Symbiosis Apotheosis

“Darling, you’re at an age when you should be assessing what you want out of a friendship. For most people, that want consists of a give and take.”

Bertram looked at her in annoyance, sighing from his armchair as he flipped another page of the book he was reading–probably a tome called something like Social Justice for All. “Erica, life is hard enough already for people. We are here as fellow human beings to help make it just a little easier.” 

Erica was sick and fucking tired of this moral high ground philosophy, putting her foot down that evening to say, “Well I don’t want him here. I don’t want another strange man here, staggering through–clearly drunk already–and heading straight for our liquor cabinet to drink from the trough and stink up the joint like the pig he is.”

“For God’s sake, where is your compassion? You used to have some when I first met you. Lewis is not a pig. He’s simply a friend who is down and out on his luck and I owe it to him as a decent person and his longtime cohort to give him a leg up when and where I can.” 

Erica balked. “Oh really, he’s a friend? What the hell has he ever done for you besides call you out of the blue for favors? You haven’t even known him since the days when you went to primary school together. But now, because you want to play the part of the altruistic professor to perfection, he’s a ‘dear friend.’ Don’t delude yourself, Bertram. He’s playing you for the fool you are, capitalizing on the very weakness for giving into your guilt he knows you have. And he’ll play into it for as long as you let him.”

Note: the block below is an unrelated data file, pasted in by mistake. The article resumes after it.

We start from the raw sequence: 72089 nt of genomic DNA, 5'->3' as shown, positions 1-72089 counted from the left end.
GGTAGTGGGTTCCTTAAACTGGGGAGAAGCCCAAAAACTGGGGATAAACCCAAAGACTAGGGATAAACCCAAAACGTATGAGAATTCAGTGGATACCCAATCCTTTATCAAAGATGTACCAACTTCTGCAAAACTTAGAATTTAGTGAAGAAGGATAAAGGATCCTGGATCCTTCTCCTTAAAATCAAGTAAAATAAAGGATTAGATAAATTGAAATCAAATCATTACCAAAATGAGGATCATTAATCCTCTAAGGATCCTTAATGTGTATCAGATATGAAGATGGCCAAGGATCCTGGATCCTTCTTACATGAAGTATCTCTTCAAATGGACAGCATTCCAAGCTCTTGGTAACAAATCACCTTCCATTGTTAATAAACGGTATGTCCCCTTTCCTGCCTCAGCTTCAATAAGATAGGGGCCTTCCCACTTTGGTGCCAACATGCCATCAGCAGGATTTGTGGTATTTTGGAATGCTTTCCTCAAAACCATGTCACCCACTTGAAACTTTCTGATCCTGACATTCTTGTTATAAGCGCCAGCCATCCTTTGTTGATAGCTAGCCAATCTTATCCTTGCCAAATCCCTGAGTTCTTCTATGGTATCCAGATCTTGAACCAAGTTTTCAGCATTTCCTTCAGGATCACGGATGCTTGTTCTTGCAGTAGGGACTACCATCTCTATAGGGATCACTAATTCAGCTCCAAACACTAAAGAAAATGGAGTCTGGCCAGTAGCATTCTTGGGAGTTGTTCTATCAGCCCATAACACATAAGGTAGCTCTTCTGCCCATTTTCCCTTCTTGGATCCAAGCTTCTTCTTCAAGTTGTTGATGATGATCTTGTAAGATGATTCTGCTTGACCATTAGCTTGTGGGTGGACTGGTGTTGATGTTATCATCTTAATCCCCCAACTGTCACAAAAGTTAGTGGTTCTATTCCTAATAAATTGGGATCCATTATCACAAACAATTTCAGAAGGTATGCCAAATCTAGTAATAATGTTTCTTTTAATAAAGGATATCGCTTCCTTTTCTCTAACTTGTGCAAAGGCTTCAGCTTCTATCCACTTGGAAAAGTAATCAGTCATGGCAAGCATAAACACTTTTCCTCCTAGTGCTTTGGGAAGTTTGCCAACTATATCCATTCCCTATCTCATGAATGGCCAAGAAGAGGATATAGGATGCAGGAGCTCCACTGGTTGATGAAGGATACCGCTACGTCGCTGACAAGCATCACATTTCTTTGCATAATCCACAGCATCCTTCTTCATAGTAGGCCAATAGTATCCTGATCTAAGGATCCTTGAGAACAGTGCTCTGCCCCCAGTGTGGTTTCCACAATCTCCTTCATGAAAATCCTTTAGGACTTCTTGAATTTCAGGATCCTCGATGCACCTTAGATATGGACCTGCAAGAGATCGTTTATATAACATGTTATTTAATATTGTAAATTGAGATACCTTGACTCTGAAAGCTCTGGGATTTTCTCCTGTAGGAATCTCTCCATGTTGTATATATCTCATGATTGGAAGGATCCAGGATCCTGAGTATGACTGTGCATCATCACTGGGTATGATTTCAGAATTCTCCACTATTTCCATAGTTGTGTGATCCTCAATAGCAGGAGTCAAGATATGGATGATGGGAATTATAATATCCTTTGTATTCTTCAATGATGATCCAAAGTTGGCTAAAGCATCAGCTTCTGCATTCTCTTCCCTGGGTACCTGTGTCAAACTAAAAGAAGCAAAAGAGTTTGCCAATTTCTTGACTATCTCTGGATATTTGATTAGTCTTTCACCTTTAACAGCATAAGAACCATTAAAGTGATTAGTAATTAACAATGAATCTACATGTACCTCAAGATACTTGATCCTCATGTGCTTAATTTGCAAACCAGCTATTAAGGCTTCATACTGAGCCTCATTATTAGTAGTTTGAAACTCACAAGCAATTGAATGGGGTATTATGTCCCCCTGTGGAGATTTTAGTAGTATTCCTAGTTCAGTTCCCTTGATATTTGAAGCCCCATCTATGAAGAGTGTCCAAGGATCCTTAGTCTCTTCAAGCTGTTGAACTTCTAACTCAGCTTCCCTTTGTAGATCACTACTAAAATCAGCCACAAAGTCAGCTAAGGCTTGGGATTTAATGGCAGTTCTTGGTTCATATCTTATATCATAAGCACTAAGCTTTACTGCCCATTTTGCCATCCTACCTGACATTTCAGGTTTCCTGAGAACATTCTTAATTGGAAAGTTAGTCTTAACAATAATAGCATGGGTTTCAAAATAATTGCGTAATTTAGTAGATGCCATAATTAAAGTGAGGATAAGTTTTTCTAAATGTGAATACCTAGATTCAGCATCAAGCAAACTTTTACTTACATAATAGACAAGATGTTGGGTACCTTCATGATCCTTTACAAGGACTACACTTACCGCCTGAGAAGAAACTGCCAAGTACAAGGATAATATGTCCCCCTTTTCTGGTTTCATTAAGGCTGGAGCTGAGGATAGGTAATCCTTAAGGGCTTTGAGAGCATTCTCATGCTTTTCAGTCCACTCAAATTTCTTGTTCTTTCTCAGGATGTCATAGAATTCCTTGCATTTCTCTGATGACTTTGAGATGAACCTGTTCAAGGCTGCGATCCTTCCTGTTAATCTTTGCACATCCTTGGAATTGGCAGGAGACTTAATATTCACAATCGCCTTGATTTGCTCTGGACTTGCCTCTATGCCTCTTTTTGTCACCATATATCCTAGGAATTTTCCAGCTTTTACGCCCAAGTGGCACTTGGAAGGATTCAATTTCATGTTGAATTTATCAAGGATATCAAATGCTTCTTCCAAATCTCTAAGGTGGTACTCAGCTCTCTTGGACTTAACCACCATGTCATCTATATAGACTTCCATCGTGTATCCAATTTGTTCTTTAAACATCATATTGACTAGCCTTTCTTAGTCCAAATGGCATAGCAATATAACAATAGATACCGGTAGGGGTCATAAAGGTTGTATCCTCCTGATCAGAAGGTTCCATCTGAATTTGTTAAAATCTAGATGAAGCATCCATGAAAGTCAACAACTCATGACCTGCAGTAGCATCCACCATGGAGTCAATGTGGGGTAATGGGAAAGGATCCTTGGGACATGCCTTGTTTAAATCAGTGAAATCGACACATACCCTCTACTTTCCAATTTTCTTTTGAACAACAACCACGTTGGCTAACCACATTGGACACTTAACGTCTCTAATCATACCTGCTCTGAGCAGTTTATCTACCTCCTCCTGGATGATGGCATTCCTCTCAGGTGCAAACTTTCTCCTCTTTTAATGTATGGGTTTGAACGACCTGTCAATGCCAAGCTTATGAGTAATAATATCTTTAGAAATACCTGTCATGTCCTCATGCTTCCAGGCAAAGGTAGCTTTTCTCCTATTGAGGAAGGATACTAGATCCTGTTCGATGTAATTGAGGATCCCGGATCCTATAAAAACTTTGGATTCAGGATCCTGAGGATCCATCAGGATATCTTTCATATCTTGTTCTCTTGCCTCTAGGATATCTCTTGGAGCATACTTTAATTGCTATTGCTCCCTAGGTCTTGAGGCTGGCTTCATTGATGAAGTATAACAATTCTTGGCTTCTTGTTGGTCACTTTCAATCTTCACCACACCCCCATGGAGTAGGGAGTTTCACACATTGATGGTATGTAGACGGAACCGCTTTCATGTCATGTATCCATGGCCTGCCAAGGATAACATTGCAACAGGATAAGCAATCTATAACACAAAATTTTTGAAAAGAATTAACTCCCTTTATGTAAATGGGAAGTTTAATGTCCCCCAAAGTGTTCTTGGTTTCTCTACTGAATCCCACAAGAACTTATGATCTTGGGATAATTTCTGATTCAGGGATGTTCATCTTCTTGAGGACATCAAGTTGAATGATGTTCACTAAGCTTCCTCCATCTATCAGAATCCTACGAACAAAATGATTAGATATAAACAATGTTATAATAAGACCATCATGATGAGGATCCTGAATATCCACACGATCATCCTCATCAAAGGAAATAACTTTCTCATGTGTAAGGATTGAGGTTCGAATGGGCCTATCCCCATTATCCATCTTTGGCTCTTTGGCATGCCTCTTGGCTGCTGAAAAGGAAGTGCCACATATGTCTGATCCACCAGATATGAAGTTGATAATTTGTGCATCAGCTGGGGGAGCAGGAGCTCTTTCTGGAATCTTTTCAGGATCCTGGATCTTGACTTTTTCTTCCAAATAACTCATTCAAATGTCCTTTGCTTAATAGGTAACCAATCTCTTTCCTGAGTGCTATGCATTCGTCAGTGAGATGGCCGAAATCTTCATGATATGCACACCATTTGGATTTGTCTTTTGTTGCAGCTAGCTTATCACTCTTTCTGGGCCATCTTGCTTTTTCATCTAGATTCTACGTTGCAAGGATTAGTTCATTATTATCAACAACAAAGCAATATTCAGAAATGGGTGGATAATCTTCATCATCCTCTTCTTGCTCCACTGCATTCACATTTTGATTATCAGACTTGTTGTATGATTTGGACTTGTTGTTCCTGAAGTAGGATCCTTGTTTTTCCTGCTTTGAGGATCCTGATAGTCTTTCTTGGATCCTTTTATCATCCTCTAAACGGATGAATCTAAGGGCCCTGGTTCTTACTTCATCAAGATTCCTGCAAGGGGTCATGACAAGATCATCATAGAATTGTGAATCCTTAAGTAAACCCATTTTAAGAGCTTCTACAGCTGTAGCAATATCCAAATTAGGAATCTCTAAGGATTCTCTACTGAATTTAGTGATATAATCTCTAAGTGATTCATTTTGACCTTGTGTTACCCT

Bertram looked up from his book to glare at her. “Honestly, I had no idea you became so jaded. When did this happen? When did you start to turn your back on your own kind?”

“Allistair is not ‘my own kind.’ He is the kind who leeches and leeches until he sucks you dry and turns to another fat cat to bleed out for his own gain.”

“My god, Erica, how do you really feel?” 

She stamped her foot, “I’m telling you right now: he’s not setting foot into this house, or I will walk out of it. Would you prefer it was I who slept on the street tonight instead?”

Bertram considered this prospect solemnly. “No, of course not, dear. I’ll just have to call the tavern and make arrangements for Allistair at the inn.”

Erica pulled her hair in exasperation. “What in God’s name are you talking about? You’re actually going to spend money–money we need to get through this month–just because you can’t refuse this man a place to stay?” 

“That’s right. No friend of mine is going to be sleeping on the street.” 

“What about tomorrow and the night after that–and the one after that? Are you to be expected to pay for his lodging for all his life because he claims you as a friend? I won’t hear of it. I just won’t. This is absolute madness of the highest order.” 

Bertram rose from his chair and approached her with an alarming rapidity, as though he might actually consider striking her across the face. Instead, he stopped just short of being within an inch of her face to assert, “No, dear, what’s madness is your strange sense of entitlement to anything in this house–let alone the house itself–when I am the one who pays for everything. Therefore it is my right to invite this friend over if I so wish. And that’s just what I’m going to do.”